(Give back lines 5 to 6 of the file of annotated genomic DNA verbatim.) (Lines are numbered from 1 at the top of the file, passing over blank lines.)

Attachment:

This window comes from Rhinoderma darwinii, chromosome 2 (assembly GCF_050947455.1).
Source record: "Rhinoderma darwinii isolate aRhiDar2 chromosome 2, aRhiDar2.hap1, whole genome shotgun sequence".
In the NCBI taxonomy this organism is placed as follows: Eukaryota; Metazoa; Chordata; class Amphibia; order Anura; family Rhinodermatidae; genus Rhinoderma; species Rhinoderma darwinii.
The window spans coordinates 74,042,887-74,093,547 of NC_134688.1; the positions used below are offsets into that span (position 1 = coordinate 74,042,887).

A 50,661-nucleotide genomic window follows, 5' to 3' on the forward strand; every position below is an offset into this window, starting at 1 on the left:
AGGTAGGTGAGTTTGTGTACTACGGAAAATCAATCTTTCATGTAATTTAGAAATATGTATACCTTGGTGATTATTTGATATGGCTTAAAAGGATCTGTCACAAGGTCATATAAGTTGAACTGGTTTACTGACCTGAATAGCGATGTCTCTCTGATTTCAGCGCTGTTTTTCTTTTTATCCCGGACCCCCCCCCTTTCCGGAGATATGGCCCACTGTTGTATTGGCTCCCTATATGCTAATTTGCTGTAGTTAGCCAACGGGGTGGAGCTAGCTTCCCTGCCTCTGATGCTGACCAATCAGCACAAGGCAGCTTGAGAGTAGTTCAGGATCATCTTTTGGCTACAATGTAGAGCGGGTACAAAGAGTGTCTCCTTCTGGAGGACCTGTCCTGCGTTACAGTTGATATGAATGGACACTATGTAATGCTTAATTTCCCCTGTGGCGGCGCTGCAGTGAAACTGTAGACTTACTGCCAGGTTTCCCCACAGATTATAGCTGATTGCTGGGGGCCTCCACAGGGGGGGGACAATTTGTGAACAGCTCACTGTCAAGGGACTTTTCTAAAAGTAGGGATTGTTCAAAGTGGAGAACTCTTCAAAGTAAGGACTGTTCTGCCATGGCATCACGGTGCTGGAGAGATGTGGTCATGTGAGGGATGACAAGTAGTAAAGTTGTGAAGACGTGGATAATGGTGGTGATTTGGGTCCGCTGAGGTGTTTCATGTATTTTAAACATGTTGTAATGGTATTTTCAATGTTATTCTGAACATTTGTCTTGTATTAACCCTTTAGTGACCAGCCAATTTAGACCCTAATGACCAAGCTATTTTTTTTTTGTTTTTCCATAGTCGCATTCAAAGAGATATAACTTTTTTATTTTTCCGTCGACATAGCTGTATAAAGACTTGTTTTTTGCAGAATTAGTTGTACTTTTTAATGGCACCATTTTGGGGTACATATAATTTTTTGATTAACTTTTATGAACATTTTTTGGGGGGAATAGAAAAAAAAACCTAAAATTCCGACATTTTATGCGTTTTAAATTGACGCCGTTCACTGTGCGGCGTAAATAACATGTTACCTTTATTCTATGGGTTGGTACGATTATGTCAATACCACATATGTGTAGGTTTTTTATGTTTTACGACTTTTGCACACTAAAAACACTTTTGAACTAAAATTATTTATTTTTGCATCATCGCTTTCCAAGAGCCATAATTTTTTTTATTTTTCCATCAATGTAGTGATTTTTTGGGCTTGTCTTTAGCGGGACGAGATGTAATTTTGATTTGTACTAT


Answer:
A 50,661-nucleotide genomic window follows, 5' to 3' on the forward strand; every position below is an offset into this window, starting at 1 on the left:
AGGTAGGTGAGTTTGTGTACTACGGAAAATCAATCTTTCATGTAATTTAGAAATATGTATACCTTGGTGATTATTTGATATGGCTTAAAAGGATCTGTCACAAGGTCATATAAGTTGAACTGGTTTACTGACCTGAATAGCGATGTCTCTCTGATTTCAGCGCTGTTTTTCTTTTTATCCCGGACCCCCCCCCTTTCCGGAGATATGGCCCACTGTTGTATTGGCTCCCTATATGCTAATTTGCTGTAGTTAGCCAACGGGGTGGAGCTAGCTTCCCTGCCTCTGATGCTGACCAATCAGCACAAGGCAGCTTGAGAGTAGTTCAGGATCATCTTTTGGCTACAATGTAGAGCGGGTACAAAGAGTGTCTCCTTCTGGAGGACCTGTCCTGCGTTACAGTTGATATGAATGGACACTATGTAATGCTTAATTTCCCCTGTGGCGGCGCTGCAGTGAAACTGTAGACTTACTGCCAGGTTTCCCCACAGATTATAGCTGATTGCTGGGGGCCTCCACAGGGGGGGGACAATTTGTGAACAGCTCACTGTCAAGGGACTTTTCTAAAAGTAGGGATTGTTCAAAGTGGAGAACTCTTCAAAGTAAGGACTGTTCTGCCATGGCATCACGGTGCTGGAGAGATGTGGTCATGTGAGGGATGACAAGTAGTAAAGTTGTGAAGACGTGGATAATGGTGGTGATTTGGGTCCGCTGAGGTGTTTCATGTATTTTAAACATGTTGTAATGGTATTTTCAATGTTATTCTGAACATTTGTCTTGTATTAACCCTTTAGTGACCAGCCAATTTAGACCCTAATGACCAAGCTATTTTTTTTTTGTTTTTCCATAGTCGCATTCAAAGAGATATAACTTTTTTATTTTTCCGTCGACATAGCTGTATAAAGACTTGTTTTTTGCAGAATTAGTTGTACTTTTTAATGGCACCATTTTGGGGTACATATAATTTTTTGATTAACTTTTATGAACATTTTTTGGGGGGAATAGAAAAAAAAACCTAAAATTCCGACATTTTATGCGTTTTAAATTGACGCCGTTCACTGTGCGGCGTAAATAACATGTTACCTTTATTCTATGGGTTGGTACGATTATGTCAATACCACATATGTGTAGGTTTTTTATGTTTTACGACTTTTGCACACTAAAAACACTTTTGAACTAAAATTATTTATTTTTGCATCATCGCTTTCCAAGAGCCATAATTTTTTTTATTTTTCCATCAATGTAGTGATTTTTTGGGCTTGTCTTTAGCGGGACGAGATGTAATTTTGATTTGTACTAT